Another bonus is that you can eliminate paper and skip the hassle of doing a weekly newsletter by simply updating the blog.  

Give it a try.

Want another Frugal Friday tip that is also really a FREE Friday tip?  Check out The Cutest Little Blog on the Block for free backgrounds and templates to make your new class blog look super spiffy.


Good Morning,

I'll be back with your regularly scheduled posting later today.  I'm actually headed into school this morning to take a few pictures to go with today's Frugal Friday post and we are also going to wrap up our ULTIMATE TEACHER ORGANIZATION TOOL today
.  In the meantime I have a few quick things to mention:

1. The Clutter-Free Classroom Guide

I received an email yesterday letting me know that my book was out of stock in the store.  I had no idea it had sold out and quite frankly I'm more than humbled by it's popularity.  Thanks to all of you who have bought a copy.  As soon as I added added new inventory I had a few more sales so if anyone else was looking for it, it's back.  

You can Click here to purchase it.

If you aren't sure what it is, here is the original post: Lookie Lookie I Wrote a Little Bookie

2. To My Neighbors to the North (and anywhere else in the world)

Oh, Canada! I was also informed that my friends in Canada have not been able to purchase any of the PDF kits that I have listed.  Since I also have a lot of books and classroom items in the store and shipping is set at a flat rate for those items, it is set up only for US shipping.  I can of course send the emailed files anywhere, but the site won't let me pick and choose that.

If you are located outside the US and are interested in any of the files just shoot me an email at LittlestLearners at gmail dot com and I'll gladly make it work for you.

Thursday, July 29, 2010

Kind of Like the Movie Groundhog Day

Have you seen the movie Groundhog Day?

You know, the one with Bill Murray.  He just keeps repeating the same day over and over.  Yeah, that one.

Teaching is a bit like that.  There are things we need to do over and over and over and over...

Things like check email, return phone calls, write lesson plans, etc.  It's easy to get overwhelmed by them.  It's even easier to get distracted while doing them.  I for one ALWAYS fall victim to whatever celebrity gossip story is featured on the AOL homepage so a simple "email check" turns into twenty minutes of reading about the latest on Brangelina.  

There is a way to simplify things and save yourself oodles of time.  

Today I present to you: The Routine Journal

It's the next installment in your Ultimate Teacher Organization Tool.  

Once again, I've created some printouts that match the Plan Book kit.  Click here to print them.

Here's what you need to do:

1. Start with the daily routines.  What is it that you need to accomplish every. single. day?  Now break those down into four categories: before school, at lunchtime, after school and at night.  

2. Create a checklist for each of those things under the time of day you need to do them.  Things like "check email" may fall into several times as you do it throughout the day.  

3. Place your checklist into a clear plastic sheet protector. This will allow you to check your items off with a dry erase marker as you do them and then erase them for the next day.

4. Move on to the weekly routines.  Think of the tasks that you must accomplish over the course of a week.  I have found that by designating my tasks to specific days I am able to be very efficient and streamline what needs to be done.  By establishing a rhythm to your tasks, you won't feel as much of an overwhelming burden to get things done because you know when they will.  This also helps to keep you on top of things.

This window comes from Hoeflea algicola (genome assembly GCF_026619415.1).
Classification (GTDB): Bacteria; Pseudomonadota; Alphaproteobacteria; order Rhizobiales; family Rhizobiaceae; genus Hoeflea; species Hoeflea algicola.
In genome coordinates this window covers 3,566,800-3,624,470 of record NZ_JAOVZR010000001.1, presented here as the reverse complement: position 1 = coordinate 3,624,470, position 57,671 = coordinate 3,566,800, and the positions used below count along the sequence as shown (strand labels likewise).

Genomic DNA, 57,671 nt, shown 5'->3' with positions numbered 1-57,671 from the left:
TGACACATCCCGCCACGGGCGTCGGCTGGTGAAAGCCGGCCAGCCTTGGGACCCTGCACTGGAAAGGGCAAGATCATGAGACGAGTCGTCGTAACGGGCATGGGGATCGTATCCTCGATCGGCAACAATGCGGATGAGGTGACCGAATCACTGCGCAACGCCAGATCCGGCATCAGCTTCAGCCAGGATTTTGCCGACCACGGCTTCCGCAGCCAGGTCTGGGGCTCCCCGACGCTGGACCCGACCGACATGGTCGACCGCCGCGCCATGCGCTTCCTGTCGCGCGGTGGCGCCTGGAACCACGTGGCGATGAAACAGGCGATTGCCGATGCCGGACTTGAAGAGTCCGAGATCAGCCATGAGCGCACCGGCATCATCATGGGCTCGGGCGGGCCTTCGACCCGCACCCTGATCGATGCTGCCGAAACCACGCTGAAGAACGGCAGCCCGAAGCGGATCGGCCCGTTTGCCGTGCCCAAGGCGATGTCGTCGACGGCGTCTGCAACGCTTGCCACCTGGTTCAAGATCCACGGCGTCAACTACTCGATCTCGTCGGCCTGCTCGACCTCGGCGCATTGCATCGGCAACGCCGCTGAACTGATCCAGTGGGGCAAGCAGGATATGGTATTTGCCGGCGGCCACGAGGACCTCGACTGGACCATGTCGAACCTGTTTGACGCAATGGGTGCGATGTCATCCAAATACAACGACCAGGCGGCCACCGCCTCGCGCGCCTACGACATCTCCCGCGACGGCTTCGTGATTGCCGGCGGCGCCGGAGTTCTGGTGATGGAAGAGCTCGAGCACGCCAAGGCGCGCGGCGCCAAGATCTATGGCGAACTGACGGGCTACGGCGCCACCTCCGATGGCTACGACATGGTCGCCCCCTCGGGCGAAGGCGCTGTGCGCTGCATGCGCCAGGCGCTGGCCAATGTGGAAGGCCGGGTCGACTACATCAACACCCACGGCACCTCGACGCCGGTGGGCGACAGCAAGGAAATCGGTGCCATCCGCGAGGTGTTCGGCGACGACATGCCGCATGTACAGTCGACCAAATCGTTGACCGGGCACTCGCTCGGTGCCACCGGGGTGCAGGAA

5. Leave a few blank lines so that you can write in additional things that come up (IEP meeting, report cards, etc)

Below is my weekly routine journal to give you an idea.



 lesson plans: language arts

 organize copies and materials to go with them

 communicate with 6 parents


 lesson plans: math and science/social studies

 organize copies and materials to go with them

 communicate with 6 parents


 create homework packets for next week

 communicate with 6 parents


 weekly newsletter

 communicate with 6 parents


 correct formal assessments

 update class website

Wednesday, July 28, 2010


Sorry for the delayed posting today.  I had to go for an ultrasound at 7:45 this morning.  Not the "really-cool-and-exciting-see-a-baby (or 2 as was the case for me all last summer)" kind of ultrasound, but the "hey-let's-check-out-your-gallbladder-yicky" kind.  Only nobody felt the need to tell me to fast before going and so my entire morning was thwarted by an english muffin and I need to reschedule. Anyhow, enough talk about my innards.  I'm sure that's not why you're here.

Yesterday's task was quite lengthy so today we are going to keep it simple.

You should be able to bang it out in a few minutes which means you'll have more time to work on your procedure manual.

You know, in case you opted to swim or garden or read or do some other equally fabulous summer activity and not slave away on a list of procedures all day.

We're actually going to create two sections of the UTOT today.

Talk about overachieving, huh?

The first is a section for your meeting notes.  I like to have a central location for jotting down important tidbits of info from our meetings.  It doesn't hurt to have a central location for doodling during said meetings either.

Just saying.

The easiest thing to do would be to gather some 3-hole punched notebook paper and add it to the binder.

You could also create something cute on the computer.

Or you could print out copies of the cute page I made you as a gift.  It matches the plan book set I designed.  I'm a twin mama.  I love me some matchy-matchy.